Laying Down Our Weapons. Sometimes the rightest thing is being wrong

What is relational intelligence?

I define relational intelligence (RQ) as being both intra- and inter-personally skillful. Intrapersonal intelligence is of primary importance because healthy relating starts with knowing oneself. One can undoubtedly obtain behavioral tips that might enhance social skills, but relational intelligence goes deeper. It concerns how we cultivate connections by learning to listen and speaking to be heard. It is about curiosity, connection, and willingness. Relational intelligence means learning to identify what’s on your “side of the street” and what’s on another’s. It’s avoiding trying to figure out who is “right” and who is “wrong” and getting to the heart of the matter, repairing, and reconnecting. 

As Brene Brown says, “Connection is why we’re here. We are hardwired to connect with others; it gives purpose and meaning to our lives, and without it, there is suffering.”

Through the science of adult attachment and polyvagal theory, this innate drive toward connection has gained visibility over the last decade. These concepts help to explain that our neuronal networks get formed in relationships with others. Even tears are an evolutionary function designed to bring us closer together (Hasson, O. 2009). Yet, if you were raised in the United States, you are taught to value rugged individualism. Individualism certainly has advantages, but it does not help to move us toward closeness. 

A friend called me this week, and our conversation reminded me again of the centrality of connection. He was in conflict with his close friend and wanted some advice. He started sharing what was happening between them by explaining the specific chain of events that had transpired. He intellectually analyzed the conflict from his perspective and said that what he did wasn’t “that big of a deal.” 

Then he pivoted. I watched him step toward taking responsibility for hurting this person—a friend who he deeply cared about. But just as soon as he began to take some accountability, in came the shame. He began to feel that he had done something “wrong” and was “bad.” The shame enveloped him, and to protect himself, he quickly reversed back to analyzing whether or not his friend’s feelings were valid. He turned his shame into blame. 

The advice I gave him was inspired by my relationship with my best friend, a friend with whom I have felt deeply connected for many years. I believe our relationship’s strength is due to our each caring more about being close than we do about being right. This shared value creates so much space for discovery, understanding, and connection—even when things get tough. Because we have a common goal (being close), we enter into conflict feeling like teammates rather than opposing players trying to win the game. Rather than falling into a divisive “right vs. wrong” binary, we work together to deepen our understanding of one another.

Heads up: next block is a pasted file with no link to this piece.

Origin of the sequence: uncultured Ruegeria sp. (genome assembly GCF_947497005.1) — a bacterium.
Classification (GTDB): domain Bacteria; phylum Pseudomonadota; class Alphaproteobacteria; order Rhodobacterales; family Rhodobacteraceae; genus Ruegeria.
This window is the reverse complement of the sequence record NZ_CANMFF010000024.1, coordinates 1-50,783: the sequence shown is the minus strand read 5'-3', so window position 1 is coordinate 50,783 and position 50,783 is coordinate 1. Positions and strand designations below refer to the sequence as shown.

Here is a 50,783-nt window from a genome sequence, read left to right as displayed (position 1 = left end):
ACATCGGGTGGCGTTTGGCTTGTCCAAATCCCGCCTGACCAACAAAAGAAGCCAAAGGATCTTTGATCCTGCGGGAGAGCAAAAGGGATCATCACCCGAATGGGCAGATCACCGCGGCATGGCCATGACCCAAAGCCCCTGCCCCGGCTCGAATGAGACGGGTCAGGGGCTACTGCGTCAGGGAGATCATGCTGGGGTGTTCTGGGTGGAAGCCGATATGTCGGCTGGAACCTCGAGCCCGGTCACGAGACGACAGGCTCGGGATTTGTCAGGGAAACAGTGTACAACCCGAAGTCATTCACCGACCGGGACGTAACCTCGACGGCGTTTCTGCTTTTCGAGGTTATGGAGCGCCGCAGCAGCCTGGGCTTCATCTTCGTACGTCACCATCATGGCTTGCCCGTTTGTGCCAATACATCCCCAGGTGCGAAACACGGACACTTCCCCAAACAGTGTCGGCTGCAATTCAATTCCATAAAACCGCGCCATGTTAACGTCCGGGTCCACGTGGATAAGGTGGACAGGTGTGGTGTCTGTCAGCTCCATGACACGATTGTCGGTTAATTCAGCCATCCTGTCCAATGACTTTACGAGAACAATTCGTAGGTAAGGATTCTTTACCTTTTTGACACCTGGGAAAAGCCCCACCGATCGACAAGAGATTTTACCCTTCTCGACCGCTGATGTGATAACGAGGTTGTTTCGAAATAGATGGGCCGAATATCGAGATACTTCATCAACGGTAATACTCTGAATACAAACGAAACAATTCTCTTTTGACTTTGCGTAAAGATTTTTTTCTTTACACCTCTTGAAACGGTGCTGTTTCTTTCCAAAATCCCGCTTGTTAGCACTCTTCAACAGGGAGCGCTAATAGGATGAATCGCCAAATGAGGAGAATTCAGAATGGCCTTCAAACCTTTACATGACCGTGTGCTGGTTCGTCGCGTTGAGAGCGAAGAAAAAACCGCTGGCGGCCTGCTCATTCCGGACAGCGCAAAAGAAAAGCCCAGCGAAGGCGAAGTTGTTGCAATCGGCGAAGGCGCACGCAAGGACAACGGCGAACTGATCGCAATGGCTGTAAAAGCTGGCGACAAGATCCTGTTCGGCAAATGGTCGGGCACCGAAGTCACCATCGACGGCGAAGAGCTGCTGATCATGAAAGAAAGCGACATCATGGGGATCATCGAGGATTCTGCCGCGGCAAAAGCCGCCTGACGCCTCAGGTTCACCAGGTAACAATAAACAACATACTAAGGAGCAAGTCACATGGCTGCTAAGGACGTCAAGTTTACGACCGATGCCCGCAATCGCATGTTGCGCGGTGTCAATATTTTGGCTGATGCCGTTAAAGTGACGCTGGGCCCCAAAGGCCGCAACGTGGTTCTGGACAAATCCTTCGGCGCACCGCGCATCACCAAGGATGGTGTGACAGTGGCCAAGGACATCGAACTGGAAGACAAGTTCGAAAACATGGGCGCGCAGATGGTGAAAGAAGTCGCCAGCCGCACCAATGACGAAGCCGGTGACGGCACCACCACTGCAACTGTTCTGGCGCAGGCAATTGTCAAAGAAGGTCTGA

So I offered my friend this: “What if you go to her with the sole purpose of trying to understand her experience? What if you lay down your sword of pride and let go of needing to be “‘right?’

Dr. Becky Kennedy, a parenting expert, shares a theory called “good enough parenting.” The idea is that “good enough” parents only get it right 30% of the time. The other 70% percent of the time, they’re messing up. This means that a relationship’s quality is not just defined by moments of alignment but by its ability to repair. This concept is not just about relationships between children and parents. It applies to friendships, romantic relationships, and working relationships. 

To avoid the idea that we’ve hurt someone, we focus on how we’re “right,” and they’re “wrong.” Or we spiral into shame and turn inward, isolating ourselves from our loved ones. We worry that if we take accountability, we’re admitting we’re wrong rather than accepting that we’re human, which means being complex and flawed and sometimes making mistakes. And for whatever reasons (cultural influences, family of origin dynamics, etc.), most of us have a very low tolerance for sitting with this complexity.

Somehow we can easily accept this complexity in children. When a child throws their legos across the room, we (hopefully) don’t think they’re a “bad child.” We think they’re angry and need to learn more effective ways of expressing difficult emotions. We don’t condone the behavior, but we don’t shame them either. To be relationally intelligent and care for our relationships, we need to extend this same acceptance and compassion to ourselves.

Brene Brown also talks about the birthplace of joy being the same birthplace of shame, pain, and sadness. If we’re bypassing those difficult emotions by over-intellectualizing, or building narratives that justify our stance of rightness, then we’re bypassing our capacity for joy and connection.

So my offering is to try it out. What happens if you hold the intention of being connected, of being close, rather than being right? 

What if you can hold the seat of the beginner’s mind? How much room might you discover?

Like what you have read? Join me and my co-facilitator, JP Posnak, in our upcoming class, Building Relational Intelligence (BRI), where you will learn new skills to break free from ineffective patterns and build healthier, meaningful relationships.

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